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Why do you believe that it is so difficult for people to understand what motivates the majority of relinquishments?

I wonder if people really NEED to believe that most mothers who relinquish generally freely "choose" adoption and do not love and/or want to parent. Many adoptive parents insist that the birth mother of their child did not want to raise her child and wanted them to do so. How is it possible to believe that is true in most cases? Maybe it is true in rare exceptions, but most of the moms I have met over the years wanted to parent. Relinquishment was a desperate, reluctant act, not generally something they WANTED. Most felt they had no other options, and they were encouraged to place. It is painful to acknowledge that babies are often placed for adoption for lack of supporting their mothers, but, it is often a reality. I know that their are many available programs to help mothers. But, many moms in the midst of an unplanned pregnancy are not as aware. But, info about adoption is abundant.

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Southernroots

Asked by Southernroots at 12:39 PM on Jul. 9, 2009 in Adoption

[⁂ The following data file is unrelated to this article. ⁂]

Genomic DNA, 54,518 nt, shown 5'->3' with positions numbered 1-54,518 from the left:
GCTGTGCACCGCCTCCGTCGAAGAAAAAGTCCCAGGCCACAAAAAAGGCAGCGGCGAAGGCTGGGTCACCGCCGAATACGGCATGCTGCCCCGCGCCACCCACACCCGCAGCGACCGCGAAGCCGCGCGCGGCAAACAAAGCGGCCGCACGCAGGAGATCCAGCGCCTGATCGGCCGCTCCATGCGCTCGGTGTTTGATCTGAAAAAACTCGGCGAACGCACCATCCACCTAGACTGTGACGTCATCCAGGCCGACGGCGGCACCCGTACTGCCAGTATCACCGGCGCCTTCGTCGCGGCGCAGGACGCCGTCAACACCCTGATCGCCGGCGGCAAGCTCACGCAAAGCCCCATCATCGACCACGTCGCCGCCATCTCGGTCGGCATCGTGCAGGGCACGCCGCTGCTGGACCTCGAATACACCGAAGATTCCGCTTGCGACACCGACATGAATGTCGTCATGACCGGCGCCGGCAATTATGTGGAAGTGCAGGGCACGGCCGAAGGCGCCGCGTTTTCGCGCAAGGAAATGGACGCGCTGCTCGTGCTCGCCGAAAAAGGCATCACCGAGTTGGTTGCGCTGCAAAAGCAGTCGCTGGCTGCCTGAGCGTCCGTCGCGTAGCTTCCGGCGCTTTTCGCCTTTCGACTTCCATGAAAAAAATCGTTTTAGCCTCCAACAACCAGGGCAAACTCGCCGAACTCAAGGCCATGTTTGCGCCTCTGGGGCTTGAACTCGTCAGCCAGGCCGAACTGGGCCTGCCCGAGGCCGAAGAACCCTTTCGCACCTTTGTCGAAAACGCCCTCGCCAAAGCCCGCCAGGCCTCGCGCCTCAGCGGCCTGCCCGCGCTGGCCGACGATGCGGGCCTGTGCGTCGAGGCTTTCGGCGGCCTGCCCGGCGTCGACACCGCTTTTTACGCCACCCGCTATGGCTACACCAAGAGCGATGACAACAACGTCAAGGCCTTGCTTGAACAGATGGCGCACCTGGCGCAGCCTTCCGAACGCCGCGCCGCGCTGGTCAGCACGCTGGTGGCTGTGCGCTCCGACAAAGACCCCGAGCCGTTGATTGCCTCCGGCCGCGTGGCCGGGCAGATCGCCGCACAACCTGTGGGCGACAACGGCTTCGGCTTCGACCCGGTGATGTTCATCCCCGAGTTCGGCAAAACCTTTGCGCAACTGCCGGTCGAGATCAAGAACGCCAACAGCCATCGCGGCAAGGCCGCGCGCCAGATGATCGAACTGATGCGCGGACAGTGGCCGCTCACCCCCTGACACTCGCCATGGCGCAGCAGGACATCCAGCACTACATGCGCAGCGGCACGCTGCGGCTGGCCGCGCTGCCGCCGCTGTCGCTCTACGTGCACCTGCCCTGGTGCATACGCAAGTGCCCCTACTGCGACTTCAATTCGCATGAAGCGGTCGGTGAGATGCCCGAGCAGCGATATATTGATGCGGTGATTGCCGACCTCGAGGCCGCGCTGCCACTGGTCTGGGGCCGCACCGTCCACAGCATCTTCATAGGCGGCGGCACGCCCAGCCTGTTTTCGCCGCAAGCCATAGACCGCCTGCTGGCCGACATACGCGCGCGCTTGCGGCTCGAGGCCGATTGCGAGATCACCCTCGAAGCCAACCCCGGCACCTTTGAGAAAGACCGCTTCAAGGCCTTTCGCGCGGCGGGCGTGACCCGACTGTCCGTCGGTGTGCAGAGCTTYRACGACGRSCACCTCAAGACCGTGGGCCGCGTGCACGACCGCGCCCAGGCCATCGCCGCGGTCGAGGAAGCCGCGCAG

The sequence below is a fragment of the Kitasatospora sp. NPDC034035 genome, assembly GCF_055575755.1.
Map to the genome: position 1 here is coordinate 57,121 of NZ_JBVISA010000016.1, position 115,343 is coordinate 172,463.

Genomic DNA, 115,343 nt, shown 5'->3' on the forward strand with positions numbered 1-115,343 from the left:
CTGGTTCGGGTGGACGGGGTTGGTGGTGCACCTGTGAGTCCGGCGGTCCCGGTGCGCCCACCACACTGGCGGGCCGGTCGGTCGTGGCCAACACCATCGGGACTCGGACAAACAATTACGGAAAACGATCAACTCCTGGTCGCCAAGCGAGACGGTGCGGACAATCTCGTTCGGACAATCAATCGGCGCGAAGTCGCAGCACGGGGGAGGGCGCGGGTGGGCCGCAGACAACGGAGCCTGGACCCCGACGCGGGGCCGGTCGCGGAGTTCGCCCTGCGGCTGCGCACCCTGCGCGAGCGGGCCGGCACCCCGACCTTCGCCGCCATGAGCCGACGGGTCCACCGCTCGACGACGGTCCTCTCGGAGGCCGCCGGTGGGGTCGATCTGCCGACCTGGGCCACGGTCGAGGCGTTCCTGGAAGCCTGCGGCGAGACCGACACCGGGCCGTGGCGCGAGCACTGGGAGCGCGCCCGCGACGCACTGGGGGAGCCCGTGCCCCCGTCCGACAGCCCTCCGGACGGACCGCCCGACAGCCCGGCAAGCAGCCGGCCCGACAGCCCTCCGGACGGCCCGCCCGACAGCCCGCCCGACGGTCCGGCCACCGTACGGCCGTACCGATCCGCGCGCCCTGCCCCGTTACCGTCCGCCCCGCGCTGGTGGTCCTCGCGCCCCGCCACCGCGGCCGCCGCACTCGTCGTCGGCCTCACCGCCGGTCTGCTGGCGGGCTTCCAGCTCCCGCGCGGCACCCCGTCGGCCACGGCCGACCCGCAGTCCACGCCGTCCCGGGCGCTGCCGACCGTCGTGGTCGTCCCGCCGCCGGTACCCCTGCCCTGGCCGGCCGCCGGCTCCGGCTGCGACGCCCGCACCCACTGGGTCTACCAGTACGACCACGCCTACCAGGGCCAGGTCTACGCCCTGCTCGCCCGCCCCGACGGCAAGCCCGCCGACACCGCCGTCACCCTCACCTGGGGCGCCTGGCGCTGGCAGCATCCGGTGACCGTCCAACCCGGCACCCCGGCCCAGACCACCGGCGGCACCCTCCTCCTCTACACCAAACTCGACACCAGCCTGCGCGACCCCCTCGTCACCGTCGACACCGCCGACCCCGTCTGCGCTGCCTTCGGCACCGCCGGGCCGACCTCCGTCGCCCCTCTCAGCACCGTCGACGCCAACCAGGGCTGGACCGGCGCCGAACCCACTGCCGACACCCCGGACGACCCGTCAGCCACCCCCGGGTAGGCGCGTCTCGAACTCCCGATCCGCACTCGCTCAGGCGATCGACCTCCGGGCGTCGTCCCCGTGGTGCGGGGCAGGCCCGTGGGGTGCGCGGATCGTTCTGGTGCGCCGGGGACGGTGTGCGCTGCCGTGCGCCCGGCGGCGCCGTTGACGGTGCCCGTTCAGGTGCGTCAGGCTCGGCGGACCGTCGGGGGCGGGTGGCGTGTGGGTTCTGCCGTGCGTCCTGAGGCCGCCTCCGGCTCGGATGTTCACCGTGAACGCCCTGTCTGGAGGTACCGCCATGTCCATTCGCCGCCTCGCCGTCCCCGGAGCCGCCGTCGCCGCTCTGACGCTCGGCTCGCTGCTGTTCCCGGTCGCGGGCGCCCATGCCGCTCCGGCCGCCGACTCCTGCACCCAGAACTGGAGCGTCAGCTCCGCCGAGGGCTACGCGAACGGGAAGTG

Level 16 (2,433 Credits)
Answers (28)
  • I am an adoptive mother and I disagree with what you are saying..

    Our birthmom wanted to parent but was unable to do so..

    My daughter will know that what she did , she did because she loves her..

    I have respect for my birthmother...

    XOXO Jean
    Dannee

    Answer by Dannee at 12:46 PM on Jul. 9, 2009

  • As an adoptive parent, I expect that you would disagree.....not that all adoptive mothers will. I understand that not all adoptive mothers are the same. But, I guess it is inevitable that most adoptive and birth mothers will never view adoption/relinquishment in the same way. I guess it saddens me that there seems to be so little understanding among mothers of adoption.
    Southernroots

    Answer by Southernroots at 1:17 PM on Jul. 9, 2009